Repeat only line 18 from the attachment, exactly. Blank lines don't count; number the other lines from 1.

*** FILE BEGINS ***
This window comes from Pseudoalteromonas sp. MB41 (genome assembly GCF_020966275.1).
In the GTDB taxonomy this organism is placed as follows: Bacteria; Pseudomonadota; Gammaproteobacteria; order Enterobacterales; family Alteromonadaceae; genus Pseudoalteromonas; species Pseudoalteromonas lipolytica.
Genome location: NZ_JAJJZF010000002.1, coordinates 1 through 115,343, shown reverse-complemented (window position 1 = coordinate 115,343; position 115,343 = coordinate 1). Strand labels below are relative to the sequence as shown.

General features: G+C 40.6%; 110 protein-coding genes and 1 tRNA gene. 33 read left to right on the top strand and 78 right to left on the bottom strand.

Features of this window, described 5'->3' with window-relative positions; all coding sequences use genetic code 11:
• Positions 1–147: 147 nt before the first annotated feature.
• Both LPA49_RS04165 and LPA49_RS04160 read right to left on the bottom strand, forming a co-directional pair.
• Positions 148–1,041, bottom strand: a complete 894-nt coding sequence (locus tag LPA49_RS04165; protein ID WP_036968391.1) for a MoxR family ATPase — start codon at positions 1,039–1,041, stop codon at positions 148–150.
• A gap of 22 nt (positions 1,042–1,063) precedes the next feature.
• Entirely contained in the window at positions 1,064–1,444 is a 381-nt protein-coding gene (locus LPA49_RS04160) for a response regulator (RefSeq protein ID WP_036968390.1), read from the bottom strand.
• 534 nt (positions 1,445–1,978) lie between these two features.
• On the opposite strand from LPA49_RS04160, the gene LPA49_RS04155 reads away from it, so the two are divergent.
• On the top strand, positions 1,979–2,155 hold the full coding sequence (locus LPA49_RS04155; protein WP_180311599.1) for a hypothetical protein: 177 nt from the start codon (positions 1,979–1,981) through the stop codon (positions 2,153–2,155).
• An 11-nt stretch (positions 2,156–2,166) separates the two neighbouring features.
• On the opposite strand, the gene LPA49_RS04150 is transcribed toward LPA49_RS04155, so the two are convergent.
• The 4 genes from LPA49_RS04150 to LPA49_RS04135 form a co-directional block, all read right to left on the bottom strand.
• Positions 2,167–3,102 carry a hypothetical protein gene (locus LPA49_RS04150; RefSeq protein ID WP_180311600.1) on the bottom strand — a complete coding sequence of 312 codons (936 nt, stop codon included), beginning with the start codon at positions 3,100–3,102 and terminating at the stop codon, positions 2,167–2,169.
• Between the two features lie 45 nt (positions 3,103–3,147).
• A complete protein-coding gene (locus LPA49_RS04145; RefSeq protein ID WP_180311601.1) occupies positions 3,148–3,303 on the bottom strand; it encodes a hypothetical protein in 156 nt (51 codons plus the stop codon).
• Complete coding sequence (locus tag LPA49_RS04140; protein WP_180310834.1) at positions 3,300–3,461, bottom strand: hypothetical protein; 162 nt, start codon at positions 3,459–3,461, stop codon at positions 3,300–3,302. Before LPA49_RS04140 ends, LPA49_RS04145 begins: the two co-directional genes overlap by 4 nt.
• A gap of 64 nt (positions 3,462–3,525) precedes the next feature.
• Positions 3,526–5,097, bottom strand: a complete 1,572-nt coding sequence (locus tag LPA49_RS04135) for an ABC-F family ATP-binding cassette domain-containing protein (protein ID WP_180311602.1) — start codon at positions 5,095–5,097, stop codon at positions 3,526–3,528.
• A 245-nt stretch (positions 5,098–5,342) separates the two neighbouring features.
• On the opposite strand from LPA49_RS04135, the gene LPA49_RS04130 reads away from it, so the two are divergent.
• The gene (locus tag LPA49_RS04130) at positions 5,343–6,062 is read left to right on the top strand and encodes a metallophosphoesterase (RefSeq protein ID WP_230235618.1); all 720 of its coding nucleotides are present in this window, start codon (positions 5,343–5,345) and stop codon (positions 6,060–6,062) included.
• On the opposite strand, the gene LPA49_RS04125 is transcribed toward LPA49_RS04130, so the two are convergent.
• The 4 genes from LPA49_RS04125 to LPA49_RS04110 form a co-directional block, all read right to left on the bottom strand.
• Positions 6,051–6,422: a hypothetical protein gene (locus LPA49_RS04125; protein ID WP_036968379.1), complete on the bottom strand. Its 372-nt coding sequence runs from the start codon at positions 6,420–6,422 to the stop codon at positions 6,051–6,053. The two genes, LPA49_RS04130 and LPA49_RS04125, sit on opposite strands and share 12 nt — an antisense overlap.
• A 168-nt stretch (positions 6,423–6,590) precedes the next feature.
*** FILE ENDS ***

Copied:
• Between the two features lie 45 nt (positions 3,103–3,147).